Fay Jones School's Summer Design Camp Expands Fayetteville Camp, Adds New Locations

Scott Biehle, an instructor with Design Camp, talks with students during a field trip to Mildred B. Cooper Memorial Chapel in Bella Vista, which was designed by Fay Jones.
Shawnya Meyers

Scott Biehle, an instructor with Design Camp, talks with students during a field trip to Mildred B. Cooper Memorial Chapel in Bella Vista, which was designed by Fay Jones.

FAYETTEVILLE, Ark. – Each summer, the Fay Jones School of Architecture and Design hosts weeklong Design Camps in several cities across the state to engage youth in the design professions.

This year, the school added two new camp locations in El Dorado and Bentonville to go along with the camps already being held in Fayetteville, Little Rock, Hot Springs and Wilson. It also expanded the Fayetteville camp into two sessions, with one taking place in June and the other in July.

The new camps allowed for even more campers to experience Design Camp. This year, 214 students attended one of the seven camps — compared to the 145 students attending the four camps held in summer 2018.

"We had our largest number of students ever for Design Camp, and we had a lot of really talented young designers at the camp this year," said Alison Turner, teaching assistant professor of architecture and Design Camp director.

The majority of the students attended the two Fayetteville camps on the University of Arkansas campus, with 129 total students this year compared to about 100 students in 2018.

"By adding a second week in Fayetteville this year, it gave us the chance to market the camp at a regional level, which helps us find those students who may not only be interested in design, but also in learning more about the University of Arkansas," Turner said. "At the Fayetteville camps, we devote some of the time to learning about the campus as well as about design and the Fay Jones School."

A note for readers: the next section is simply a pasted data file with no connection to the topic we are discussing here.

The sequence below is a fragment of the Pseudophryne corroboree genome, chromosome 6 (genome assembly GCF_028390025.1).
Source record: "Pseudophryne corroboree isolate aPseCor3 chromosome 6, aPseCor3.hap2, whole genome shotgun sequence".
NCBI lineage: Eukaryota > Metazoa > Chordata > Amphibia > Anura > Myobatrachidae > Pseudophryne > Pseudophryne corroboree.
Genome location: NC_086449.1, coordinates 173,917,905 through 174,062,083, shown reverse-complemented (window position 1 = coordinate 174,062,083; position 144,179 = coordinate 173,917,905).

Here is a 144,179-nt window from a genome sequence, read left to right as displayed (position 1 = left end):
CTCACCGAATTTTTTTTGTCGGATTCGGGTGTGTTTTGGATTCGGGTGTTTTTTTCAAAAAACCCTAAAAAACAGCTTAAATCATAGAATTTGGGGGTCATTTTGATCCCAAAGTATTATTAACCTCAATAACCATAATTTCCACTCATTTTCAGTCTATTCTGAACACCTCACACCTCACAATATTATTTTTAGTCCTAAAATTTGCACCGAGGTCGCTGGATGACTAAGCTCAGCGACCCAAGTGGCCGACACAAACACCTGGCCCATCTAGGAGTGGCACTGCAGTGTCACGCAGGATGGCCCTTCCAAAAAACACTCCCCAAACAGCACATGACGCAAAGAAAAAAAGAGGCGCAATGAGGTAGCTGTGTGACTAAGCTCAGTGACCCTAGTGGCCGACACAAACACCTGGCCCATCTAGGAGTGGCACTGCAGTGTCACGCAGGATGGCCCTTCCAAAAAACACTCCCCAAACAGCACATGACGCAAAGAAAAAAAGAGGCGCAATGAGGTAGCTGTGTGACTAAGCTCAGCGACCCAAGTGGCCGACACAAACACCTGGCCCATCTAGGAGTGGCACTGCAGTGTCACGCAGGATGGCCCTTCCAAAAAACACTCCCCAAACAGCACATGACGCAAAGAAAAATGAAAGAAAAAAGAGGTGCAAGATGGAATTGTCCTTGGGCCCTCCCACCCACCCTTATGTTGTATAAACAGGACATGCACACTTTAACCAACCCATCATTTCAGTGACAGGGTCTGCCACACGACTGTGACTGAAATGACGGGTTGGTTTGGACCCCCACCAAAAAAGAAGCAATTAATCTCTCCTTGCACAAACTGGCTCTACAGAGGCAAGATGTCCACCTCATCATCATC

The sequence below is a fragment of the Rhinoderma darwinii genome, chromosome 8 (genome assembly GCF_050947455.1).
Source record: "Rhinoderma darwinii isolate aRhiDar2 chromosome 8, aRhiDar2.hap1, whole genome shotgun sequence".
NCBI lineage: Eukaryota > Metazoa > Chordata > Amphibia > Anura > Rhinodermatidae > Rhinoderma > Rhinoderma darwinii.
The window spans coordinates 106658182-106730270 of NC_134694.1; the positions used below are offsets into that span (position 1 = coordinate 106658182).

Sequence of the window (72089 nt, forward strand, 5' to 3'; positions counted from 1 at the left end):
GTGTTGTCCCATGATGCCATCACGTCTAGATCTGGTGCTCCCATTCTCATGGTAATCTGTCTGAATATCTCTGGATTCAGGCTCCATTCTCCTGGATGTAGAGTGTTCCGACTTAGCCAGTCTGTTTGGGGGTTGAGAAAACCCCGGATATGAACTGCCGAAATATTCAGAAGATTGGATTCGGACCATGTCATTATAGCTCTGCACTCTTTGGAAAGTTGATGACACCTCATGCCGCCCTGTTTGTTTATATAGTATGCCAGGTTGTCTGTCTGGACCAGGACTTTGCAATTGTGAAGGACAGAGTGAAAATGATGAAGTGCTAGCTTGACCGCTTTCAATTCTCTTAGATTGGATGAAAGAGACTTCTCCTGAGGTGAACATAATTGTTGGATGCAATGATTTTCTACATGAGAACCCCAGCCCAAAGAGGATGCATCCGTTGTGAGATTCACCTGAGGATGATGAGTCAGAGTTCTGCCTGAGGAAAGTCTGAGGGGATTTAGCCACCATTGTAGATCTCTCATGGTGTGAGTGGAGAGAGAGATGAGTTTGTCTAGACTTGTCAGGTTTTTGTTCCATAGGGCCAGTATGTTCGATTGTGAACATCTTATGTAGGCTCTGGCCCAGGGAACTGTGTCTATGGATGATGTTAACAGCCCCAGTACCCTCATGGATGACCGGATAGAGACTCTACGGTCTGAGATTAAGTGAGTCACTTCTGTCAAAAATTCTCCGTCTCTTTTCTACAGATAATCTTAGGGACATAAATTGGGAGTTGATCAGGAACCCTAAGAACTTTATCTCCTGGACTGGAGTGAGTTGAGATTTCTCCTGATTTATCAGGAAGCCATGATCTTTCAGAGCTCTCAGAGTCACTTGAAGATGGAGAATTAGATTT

About two-thirds of the Fayetteville campers stay overnight in campus residence halls, and all the students eat in the dining halls a few times throughout the week. During the camp, the students also get to explore the campus, visiting the Fay Jones Collection in Mullins Library and the Center for Multicultural and Diversity Education in the Arkansas Union.

The summer Design Camps offer students a chance to learn about architecture and design and to explore what those look like as potential future careers. Each session incorporates the three disciplines of architecture, landscape architecture and interior design and offers projects that include all three design areas.

Turner and other Fay Jones School faculty members led Design Camp sessions with the help of teaching assistants who are current students in the Fay Jones School. Faculty members from all three departments collaborated to develop the curriculum and student projects.

In addition to learning the basic design principles, many of the camps incorporated their specific surroundings in the lessons. Students in the Hot Springs camp got a more comprehensive grasp of landscape architecture concepts because the camp was set in Garvan Woodland Gardens, the botanical garden of the University of Arkansas, which is also part of the Fay Jones School. The Little Rock camp provided an opportunity to contemplate urban design and the issues that come with being in a city, with students working from a space in the Arkansas Studies Institute in downtown Little Rock.

The projects are often tailored to the particular camp surroundings as well. In the Fayetteville camps, students in the advanced Design II section designed a coffee shop and terrace for the space currently occupied by the Smith Exhibition Gallery in Vol Walker Hall. In Little Rock, students designed an urban intervention, reimagining a Clinton Avenue alley into an aesthetic and useful space for the community.